Alcoholism described in DSM-5

Alcoholism is the state of intoxication that people experience after drinking alcohol. It is more often considered to be a normal ritual into adulthood, or a way to relax and unwind after a busy day, rather than a mental disorder. But like delirium or psychosis, poisoning is an altered mental state that can be predicted, diagnosed, and treated. This is why alcoholism is included in the fifth edition of the Diagnostic and Statistical Manual of Mental Disorders, or DSM-5, which is the gold standard psychiatric manual used by doctors and psychologists to diagnose mental health problems.

Why even occasional alcoholism and moderate drinking can be problematic

If it happens occasionally, why is alcoholism a problem? Another common mistake is to think that alcohol is only a problem when it causes alcoholism or alcohol use disorder.

In fact, most of the harm caused by drinking is related to alcoholism. Of particular concern are injuries and deaths caused by accidents, especially motor vehicle accidents when the driver is drunk, as well as short-term health problems (such as alcoholism) and long-term health consequences (such as cancer and alcoholism). Various organ diseases such as liver and brain. Even moderate drinking can cause these problems.

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Alcoholism is associated with a large proportion of emergency room cases, including treatment of the physical consequences of the poisoning itself.

Common symptoms of alcoholism

So, what is the standard of alcoholism? Obviously, there must be evidence that the person has recently consumed alcohol. In addition to this, for example, due to drinking, the person shows damage to their behavior, emotions, or decision-making. Examples include becoming inappropriate, aggressive, mood swings and taking unnecessary risks.

Unfortunately, one way of impaired judgment is to choose to drive while intoxicated, even if the driver does not intend to do so when he is awake. For this reason, it is best to leave your car at home or give your car keys to someone who will not return it to you under stress when you are drunk.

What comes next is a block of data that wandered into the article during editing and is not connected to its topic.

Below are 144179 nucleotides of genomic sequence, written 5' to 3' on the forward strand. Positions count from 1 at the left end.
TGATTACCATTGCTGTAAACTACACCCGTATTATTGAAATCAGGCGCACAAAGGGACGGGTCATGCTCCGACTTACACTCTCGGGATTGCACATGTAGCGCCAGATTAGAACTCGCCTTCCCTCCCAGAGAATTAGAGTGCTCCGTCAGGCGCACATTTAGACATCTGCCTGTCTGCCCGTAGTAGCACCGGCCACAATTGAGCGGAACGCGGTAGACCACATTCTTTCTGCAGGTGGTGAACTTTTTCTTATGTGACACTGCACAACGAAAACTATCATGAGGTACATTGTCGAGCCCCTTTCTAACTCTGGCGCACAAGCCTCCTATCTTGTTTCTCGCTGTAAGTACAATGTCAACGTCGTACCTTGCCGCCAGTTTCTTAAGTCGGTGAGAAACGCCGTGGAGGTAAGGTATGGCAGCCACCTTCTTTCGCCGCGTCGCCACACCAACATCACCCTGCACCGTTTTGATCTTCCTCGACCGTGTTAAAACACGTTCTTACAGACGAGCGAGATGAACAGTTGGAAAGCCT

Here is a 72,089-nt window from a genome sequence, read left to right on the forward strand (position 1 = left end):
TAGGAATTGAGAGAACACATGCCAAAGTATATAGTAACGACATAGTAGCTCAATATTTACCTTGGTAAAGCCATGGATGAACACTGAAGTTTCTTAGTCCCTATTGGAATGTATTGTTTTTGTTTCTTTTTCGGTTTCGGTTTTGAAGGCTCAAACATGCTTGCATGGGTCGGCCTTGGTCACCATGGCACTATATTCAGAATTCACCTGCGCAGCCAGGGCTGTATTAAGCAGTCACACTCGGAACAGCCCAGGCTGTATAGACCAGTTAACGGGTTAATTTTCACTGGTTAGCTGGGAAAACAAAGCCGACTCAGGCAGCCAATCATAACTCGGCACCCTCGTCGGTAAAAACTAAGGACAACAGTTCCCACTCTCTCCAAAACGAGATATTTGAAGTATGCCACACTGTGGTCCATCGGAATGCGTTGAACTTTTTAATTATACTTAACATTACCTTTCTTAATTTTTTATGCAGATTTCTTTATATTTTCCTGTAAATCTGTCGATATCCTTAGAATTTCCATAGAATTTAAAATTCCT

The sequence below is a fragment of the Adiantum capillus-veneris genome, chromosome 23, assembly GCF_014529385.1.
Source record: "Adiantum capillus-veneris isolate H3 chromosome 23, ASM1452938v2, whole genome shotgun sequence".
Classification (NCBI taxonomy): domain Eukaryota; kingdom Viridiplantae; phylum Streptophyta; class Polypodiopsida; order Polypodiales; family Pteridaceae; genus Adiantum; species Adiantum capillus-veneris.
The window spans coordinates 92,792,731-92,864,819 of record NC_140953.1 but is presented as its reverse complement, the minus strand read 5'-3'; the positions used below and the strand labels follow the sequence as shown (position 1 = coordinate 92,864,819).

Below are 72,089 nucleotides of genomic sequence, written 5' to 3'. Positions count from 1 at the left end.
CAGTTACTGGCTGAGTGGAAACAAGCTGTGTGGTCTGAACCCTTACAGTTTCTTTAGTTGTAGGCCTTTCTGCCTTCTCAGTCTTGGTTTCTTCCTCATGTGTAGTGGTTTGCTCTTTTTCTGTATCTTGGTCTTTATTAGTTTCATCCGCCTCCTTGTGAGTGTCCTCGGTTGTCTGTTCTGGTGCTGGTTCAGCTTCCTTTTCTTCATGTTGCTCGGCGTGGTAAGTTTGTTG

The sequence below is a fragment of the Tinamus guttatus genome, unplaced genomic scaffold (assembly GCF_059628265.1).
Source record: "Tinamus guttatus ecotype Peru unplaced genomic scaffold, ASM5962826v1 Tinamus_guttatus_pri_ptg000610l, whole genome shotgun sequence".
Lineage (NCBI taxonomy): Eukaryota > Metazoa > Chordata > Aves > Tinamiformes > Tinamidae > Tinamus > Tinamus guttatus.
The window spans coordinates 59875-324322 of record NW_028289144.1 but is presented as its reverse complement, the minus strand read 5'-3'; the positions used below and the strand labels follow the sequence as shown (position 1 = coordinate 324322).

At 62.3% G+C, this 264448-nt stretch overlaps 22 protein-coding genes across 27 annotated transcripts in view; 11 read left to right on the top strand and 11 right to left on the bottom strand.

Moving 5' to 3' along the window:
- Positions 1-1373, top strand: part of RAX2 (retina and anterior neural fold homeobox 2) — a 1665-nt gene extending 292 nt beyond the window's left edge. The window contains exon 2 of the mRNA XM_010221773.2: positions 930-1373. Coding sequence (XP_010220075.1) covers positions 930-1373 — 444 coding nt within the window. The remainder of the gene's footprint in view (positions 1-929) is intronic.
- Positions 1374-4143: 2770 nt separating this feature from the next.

When people are drunk, there is a very unique and recognizable behavior pattern. One of the most obvious signs is slurred speech. Alcohol affects a person’s ability to speak clearly, so even when the person tries to speak clearly, a slurred person can be detected by a person who is not drunk.

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Alcohol also impairs people’s coordination, so they become clumsy, but not when they are awake. Coupled with unsteady gait, this increases the risk of someone falling under the influence of alcohol. Before the popularity of breathalyzers, a test used by the police was to ask the person to walk in a straight line. This is very difficult for drunk people.

A lesser-known sign of alcoholism is nystagmus, which is a kind of left and right eye movements that happen unintentionally. If you look into the eyes of a drunk person, they will move by themselves. Having a person track objects with their eyes is another test used by the police to determine if someone is drunk.

Alcoholism can also interfere with people’s ability to pay attention to and remember events appropriately. When you are drunk, you may forget important details, and when you are awake, you may forget what you did when you were drunk. Worst of all, alcoholism can make people unresponsive to what is happening around them, or even lose consciousness. This is a dangerous state, not only because of the risk of rape and other abuse, but also because of the risk of suffocation by inhaling vomit. This is a life-threatening condition. If the drunk loses consciousness, put them in the recovery position and call 911.

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